Or at least a better acronym? This one is a Seriously Impractical Customer Orientation. In fact, SICO is a better acronym — Success Is Customer Oriented! Anyway, we are referring to Service As Measured By the Customer (SAMBC), the metric that is replacing “perfect order” at P&G, as described in this recent SCB article on how The Perfect Order Isn’t So Perfect.
According to P&G, the perfect order metric doesn’t get the job done because it causes your service to become very internally focussed. And as we indicated in yesterday’s post, you can’t just focus inward. First of all, as we indicated yesterday, you will fail your customer if your supplier fails you. Secondly, you will fail your customer if you don’t insure that they get what they need, when they need it — and this is often more than just delivering a product on a specified date. As noted by Deidre White, Associate Director of Customer Service, an undue focus on the perfect order results in the loss of opportunity to create value for our customers and ourselves.
As Dale S. Rogers, Professor of Logistics and Supply Chain Management at Rutgers notes, while the perfect order might offer the advantage of simplicity, it’s ill-equipped to deal with the complexities of most global supply chains today. Furthermore, the trend toward outsourcing has created a network of independent partners, each of whom plays a critical role in getting a shipment to its destination. By limiting its performance assessment to what goes on within its own plant or distribution center, a company like P&G fails to get the big picture. What looks like a smooth-running operation could easily be considered a failure by the end customer.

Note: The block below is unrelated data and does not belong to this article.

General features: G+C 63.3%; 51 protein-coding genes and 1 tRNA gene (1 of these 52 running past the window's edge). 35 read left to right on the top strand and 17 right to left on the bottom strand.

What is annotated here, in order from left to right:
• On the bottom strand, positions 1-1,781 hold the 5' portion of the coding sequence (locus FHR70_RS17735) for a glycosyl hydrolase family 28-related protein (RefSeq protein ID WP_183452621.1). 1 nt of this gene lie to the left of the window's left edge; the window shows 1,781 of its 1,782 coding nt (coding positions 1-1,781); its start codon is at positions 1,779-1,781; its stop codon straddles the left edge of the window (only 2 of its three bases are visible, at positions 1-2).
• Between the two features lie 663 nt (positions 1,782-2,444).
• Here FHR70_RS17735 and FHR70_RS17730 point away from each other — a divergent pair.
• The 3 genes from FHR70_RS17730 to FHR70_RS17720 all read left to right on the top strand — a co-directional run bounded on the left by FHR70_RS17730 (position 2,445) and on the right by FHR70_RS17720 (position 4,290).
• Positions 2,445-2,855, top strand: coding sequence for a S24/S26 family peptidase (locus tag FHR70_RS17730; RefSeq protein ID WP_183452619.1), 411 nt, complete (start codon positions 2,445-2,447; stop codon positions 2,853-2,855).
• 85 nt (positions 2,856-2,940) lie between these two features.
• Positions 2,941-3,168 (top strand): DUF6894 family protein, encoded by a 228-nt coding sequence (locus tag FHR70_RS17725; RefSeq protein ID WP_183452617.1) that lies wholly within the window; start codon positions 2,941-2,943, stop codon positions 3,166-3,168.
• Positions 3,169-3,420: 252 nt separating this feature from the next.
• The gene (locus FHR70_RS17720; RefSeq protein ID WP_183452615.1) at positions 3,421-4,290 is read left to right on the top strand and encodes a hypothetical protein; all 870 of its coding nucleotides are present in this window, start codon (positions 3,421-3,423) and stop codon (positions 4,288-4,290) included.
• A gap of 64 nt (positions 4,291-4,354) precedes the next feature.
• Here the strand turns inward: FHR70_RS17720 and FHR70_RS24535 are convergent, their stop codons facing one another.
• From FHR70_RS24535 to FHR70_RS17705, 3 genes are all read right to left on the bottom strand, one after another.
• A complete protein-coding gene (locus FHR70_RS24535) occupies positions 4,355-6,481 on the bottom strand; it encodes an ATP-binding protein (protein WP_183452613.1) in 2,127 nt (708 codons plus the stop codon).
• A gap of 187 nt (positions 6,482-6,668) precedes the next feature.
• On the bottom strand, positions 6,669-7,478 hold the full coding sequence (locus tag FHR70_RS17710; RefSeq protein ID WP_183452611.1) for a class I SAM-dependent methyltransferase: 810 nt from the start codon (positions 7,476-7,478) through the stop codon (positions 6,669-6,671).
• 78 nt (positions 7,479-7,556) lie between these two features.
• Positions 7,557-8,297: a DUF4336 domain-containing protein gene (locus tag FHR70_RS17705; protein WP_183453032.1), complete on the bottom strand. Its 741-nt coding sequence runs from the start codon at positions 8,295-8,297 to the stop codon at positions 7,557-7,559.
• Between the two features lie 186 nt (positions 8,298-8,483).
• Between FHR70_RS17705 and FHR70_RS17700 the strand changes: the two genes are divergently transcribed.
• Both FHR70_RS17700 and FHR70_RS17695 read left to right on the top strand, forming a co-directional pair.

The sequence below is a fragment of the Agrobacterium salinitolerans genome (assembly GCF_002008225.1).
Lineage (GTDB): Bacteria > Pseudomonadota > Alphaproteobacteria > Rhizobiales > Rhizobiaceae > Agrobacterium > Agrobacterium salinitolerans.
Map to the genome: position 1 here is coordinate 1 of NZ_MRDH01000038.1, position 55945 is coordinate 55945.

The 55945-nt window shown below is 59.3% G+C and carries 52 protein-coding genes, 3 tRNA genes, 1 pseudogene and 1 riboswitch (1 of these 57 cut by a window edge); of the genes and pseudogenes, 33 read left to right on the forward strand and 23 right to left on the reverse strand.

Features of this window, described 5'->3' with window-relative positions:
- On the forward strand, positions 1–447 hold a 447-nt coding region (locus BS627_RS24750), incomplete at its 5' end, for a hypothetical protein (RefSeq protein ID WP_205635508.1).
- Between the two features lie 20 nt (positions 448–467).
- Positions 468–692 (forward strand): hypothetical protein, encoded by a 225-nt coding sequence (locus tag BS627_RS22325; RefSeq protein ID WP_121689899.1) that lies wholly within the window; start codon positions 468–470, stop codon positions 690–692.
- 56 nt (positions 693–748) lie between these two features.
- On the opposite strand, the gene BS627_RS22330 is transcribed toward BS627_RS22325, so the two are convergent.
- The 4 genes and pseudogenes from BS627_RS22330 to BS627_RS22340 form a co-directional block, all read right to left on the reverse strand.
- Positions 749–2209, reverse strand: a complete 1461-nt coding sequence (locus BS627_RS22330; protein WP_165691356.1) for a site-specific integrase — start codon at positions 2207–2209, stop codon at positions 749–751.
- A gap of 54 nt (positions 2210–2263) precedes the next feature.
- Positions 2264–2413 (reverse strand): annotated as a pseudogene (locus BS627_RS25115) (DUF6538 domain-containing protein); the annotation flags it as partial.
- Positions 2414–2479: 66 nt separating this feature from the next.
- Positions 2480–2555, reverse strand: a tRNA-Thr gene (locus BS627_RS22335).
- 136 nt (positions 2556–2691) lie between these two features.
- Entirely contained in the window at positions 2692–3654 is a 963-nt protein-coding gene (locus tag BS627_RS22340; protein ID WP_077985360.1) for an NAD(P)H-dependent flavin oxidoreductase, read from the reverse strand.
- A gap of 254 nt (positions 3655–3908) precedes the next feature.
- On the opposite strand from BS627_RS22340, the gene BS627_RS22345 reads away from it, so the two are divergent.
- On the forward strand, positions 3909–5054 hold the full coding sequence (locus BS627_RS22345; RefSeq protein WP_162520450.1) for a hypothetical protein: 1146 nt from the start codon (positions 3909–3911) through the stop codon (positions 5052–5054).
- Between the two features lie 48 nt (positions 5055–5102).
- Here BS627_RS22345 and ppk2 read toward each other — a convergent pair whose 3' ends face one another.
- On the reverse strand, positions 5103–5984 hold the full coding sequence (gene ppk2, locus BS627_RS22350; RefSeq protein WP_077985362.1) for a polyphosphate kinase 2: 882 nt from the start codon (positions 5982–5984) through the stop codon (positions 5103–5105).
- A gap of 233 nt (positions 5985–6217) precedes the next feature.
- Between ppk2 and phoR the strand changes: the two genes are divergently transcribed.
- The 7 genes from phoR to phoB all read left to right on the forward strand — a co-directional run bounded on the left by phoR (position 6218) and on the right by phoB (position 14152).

The lack of joint scoring on the traditional perfect order metric is what causes it to fail. For example, consider the example of a 100-case shipment that is five cases short because of space constraints. A supplier who puts the missing cases on the next shipment considers the order filled. The customer thinks otherwise. And it’s the customer’s opinion that counts. An unhappy customer can result in lost sales down the road.
So how do you implement SAMBC? That’s a good question. According to the article, there’s no one-size-fits-all solution in a SAMBC process as each customer has its unique set of metrics and priorities. The article notes that the suplier must adjust its own to meet them. And that the SAMBC metric is the percentage of measured customers at which we are at or better than expected service targets, where the targets are established by and with each customer. That’s a scorecard. And SAMBC can be implemented the same way — with a “balanced” scorecard that measures the customer goals. Specifically, a scorecard that takes into account the customer measures of success and weights each measure according to the priority placed on it by the customer. It will have many of the same metrics — on time delivery, quality, etc. — as a “perfect order” scorecard, but it will be completed by the customer and each measure will be weighted differently by each customer. That’s likely all there is too it.